|5/1/09||256b||< 16||< 16||< 16||< 16||B. koehleraeb||Neg||Neg||Neg|
|11/4/09||256||< 16||< 16||< 16||64||Neg||Neg||B. koehlerae||Neg|
|2/23/10||64||< 16||< 16||< 16||< 16||B. koehlerae||Neg||Neg||Neg|
|6/7/10||128||< 16||< 16||< 16||< 16||Neg||Neg||Neg||B. koehlerae|
|8/30/10||< 16||< 16||< 16||< 16||< 16||Neg||Neg||Neg||Neg|
|9/1/10||< 16||< 16||< 16||< 16||< 16||Neg||Neg||Neg||Neg|
|9/2/10||< 16||< 16||< 16||< 16||< 16||Neg||Neg||Neg||Neg|
|1/4/11||< 16||< 16||< 16||< 16||< 16||Neg||Neg||Neg||Neg|
|1/5/11||< 16||< 16||< 16||< 16||< 16||Neg||Neg||Bartonella sp.||Neg|
|3/28/11||< 16||< 16||< 16||< 16||< 16||Neg||Neg||Neg||Neg|
|3/29/11||< 16||< 16||< 16||< 16||< 16||Neg||Neg||Neg||Neg|
|3/30/11||< 16||< 16||< 16||< 16||< 16||Neg||Neg||Neg||Neg|
a Bartonella sp., amplicon obtained using Bartonella genus ITS primers, but sequencing failed to confirm the species.
b Retrospective testing was performed using stored frozen serum, blood, or BAPGM enrichment culture samples after the development of a B. koehlerae IFA serological assay and a B. koehlerae-specific ITS PCR assay.
c Neg, DNA was not amplified using B. koehlerae 16S-23S ITS primers. The identities of all B. koehlerae PCR amplicons were confirmed by DNA sequencing.
Table 3: Serological, BAPGM enrichment blood culture, and PCR/DNA sequencing test results for an 18-year-old woman with hallucinations and peripheral visual deficits .
Neurological diseases with Bartonella spp. bacteremia
During the past decade, a number of Bartonella research laboratories validated the utility of using an insect cell culture medium in conjunction with PCR amplification to enhance the diagnostic sensitivity of confirming Bartonella spp. bacteremia in human patients [44,61]. In the Intracellular Pathogens Research Laboratory (IPRL) at the College of Veterinary Medicine, North Carolina State University, Bartonella alpha Proteobacteria Growth Medium (BAPGM) was used as an enrichment culture step in conjunction with Bartonella sp. PCR. Initially, due to frequent exposure to bacteremic animals and their arthropod vectors, blood or cerebrospinal fluid samples from veterinarians and other animal health professionals with historical animal and arthropod exposures were tested using the BAPGM enrichment culture platform. As a result, it appears that these individuals, a subset of whom report various neurological complaints, are at risk for persistent Bartonella spp. bacteremia . Subsequently, the use of the BAPGM platform has resulted in documentation of Bartonella spp. bacteremia or cerebrospinal fluid infection in individual patients and small case series summarized below. Clearly there is the need for future case control studies to define the neuropathogenic potential of this genus and to clarify mechanisms of neural injury or dysfunction.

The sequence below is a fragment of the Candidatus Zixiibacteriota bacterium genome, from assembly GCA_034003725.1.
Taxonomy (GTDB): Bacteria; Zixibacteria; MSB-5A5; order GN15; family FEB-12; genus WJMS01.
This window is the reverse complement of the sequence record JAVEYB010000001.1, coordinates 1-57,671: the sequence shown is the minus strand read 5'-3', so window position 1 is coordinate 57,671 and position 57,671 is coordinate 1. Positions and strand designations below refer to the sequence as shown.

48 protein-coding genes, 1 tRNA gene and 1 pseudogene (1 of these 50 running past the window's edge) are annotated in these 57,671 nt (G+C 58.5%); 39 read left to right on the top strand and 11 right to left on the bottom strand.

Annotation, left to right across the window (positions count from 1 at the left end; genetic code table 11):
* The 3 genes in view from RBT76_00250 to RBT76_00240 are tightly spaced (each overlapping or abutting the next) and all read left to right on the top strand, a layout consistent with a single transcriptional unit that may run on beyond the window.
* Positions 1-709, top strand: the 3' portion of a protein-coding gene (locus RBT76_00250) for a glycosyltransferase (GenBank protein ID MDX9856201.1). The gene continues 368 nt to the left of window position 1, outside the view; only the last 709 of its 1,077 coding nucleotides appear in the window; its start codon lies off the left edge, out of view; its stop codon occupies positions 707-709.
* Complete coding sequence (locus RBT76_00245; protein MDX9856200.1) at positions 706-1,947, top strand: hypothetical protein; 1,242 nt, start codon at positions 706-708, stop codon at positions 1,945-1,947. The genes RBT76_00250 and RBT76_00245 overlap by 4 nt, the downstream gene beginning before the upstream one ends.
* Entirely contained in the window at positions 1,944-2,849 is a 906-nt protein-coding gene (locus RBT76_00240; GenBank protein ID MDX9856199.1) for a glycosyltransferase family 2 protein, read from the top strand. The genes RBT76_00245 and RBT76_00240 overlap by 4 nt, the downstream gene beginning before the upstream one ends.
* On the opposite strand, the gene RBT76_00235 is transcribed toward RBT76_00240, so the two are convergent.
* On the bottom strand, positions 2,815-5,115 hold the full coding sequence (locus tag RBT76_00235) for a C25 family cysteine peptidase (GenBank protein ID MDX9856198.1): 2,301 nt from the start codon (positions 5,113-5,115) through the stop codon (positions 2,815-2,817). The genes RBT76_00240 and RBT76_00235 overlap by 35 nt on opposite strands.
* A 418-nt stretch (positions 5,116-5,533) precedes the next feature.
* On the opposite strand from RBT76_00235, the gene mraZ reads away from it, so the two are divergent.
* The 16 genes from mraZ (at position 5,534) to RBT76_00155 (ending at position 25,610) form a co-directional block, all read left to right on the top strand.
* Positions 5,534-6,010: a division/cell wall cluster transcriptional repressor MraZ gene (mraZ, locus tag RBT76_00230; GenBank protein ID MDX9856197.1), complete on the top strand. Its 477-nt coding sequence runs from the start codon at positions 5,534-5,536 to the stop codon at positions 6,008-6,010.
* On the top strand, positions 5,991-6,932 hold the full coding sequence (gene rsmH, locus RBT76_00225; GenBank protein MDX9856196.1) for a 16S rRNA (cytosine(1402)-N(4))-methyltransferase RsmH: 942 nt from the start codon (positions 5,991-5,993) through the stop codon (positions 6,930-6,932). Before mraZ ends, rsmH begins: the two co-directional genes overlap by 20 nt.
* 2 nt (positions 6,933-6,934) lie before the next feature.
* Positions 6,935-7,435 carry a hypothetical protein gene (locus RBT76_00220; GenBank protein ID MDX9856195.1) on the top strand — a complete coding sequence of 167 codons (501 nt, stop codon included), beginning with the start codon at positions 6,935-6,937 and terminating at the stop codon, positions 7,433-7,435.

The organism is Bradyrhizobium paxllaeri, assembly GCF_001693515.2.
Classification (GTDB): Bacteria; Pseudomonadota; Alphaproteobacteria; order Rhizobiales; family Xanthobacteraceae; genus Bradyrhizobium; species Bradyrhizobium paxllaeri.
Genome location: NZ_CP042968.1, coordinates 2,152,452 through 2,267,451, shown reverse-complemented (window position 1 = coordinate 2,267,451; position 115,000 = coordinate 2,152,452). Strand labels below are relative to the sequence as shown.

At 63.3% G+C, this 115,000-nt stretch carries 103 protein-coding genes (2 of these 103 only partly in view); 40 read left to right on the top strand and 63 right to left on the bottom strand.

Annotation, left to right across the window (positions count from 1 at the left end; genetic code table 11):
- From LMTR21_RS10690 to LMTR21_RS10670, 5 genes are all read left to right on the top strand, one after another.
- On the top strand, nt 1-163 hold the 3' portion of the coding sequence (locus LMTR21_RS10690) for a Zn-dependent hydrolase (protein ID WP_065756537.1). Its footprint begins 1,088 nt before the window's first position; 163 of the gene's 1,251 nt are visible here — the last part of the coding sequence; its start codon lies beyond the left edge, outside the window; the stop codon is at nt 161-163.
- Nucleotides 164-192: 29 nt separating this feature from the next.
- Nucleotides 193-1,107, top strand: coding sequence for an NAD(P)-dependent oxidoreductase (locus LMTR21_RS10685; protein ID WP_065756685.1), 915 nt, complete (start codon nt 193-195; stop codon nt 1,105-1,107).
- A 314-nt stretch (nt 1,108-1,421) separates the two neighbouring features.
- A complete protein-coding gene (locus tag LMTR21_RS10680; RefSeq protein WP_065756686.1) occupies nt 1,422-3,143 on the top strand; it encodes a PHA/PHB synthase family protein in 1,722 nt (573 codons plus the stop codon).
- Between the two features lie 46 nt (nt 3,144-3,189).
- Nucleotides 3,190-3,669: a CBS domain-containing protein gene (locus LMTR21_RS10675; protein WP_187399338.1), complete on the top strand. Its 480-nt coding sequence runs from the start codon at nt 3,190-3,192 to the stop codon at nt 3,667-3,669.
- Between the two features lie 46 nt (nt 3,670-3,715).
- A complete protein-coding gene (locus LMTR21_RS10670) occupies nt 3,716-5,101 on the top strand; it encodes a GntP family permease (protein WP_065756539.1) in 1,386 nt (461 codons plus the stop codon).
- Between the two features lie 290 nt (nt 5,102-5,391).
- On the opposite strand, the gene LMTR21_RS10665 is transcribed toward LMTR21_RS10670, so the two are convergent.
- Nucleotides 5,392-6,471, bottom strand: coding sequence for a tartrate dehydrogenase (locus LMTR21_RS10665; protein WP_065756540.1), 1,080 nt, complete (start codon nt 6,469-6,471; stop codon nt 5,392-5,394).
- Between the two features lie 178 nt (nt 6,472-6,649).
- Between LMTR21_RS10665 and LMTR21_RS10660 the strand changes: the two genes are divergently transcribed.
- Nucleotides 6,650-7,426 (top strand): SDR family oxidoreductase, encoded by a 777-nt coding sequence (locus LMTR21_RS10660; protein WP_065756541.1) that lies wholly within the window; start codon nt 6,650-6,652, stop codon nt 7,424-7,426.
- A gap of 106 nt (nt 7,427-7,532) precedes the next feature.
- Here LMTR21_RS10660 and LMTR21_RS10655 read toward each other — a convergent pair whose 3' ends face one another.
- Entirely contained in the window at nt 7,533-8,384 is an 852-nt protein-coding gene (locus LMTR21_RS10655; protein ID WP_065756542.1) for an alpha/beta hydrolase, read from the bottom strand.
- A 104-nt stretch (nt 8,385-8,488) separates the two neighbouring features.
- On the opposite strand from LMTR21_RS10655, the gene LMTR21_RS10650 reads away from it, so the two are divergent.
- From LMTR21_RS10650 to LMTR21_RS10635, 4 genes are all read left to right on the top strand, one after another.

In 2008, Breitschwerdt et al. reported infection with B. vinsonii subsp. berkhoffii and B. henselae in six immunocompetent individuals with symptoms including ataxia, tremors, memory loss, and seizures. In one patient, B. henselae bacteremia was associated with recent onset of migraines with historical support for an acute infection following tick attachment, whereas the remaining five patients were symptomatic for at least one year. Subsequently, the IPRL research group described B. vinsonii subsp. berkhoffii and B. henselae bacteremia in a father and daughter from the same household . The father, a veterinarian, developed progressive weight loss, muscle weakness, and lack of coordination over a one-year time frame. An MRI of the father’s brain was notable for an increase in signal intensity throughout the pons and upper medulla lateralizing to left of the midline. Subsequently, the daughter developed headaches, muscle pain, and insomnia. Both patients were being evaluated by a neurologist at the time of initial testing for evidence of Bartonella infection. Intravascular infection with B. vinsonii subsp. berkhoffii genotype II or B. henselae (Houston strain 1) was repeatedly identified in father and daughter’s blood by enrichment blood culture followed by PCR and DNA sequencing (Tables 2, 5, and 6). Bartonella vinsonii subsp. berkhoffii DNA was also PCR amplified and sequenced from a BAPGM enrichment CSF culture from the father, with bacteremia concurrently documented. Multiple courses of antibiotics (two courses of doxycycline and rifampin for the father, azithromycin and later doxycycline for the daughter) were administered before both patients’ clinical status improved and before there was no longer microbiological, serological and molecular evidence of infection. Four pet cats in the household were B. vinsonii subsp. berkhoffii and B. henselae seroreactive by IFA testing, whereas antibodies were not detectable in serum samples from the two newly acquired dogs, which were also negative by BAPGM enrichment blood culture/PCR testing. Identical B. henselae (ITS Houston 1 strain) DNA sequences (the same ITS strain found in the father and daughter) were found in samples from three of four cats.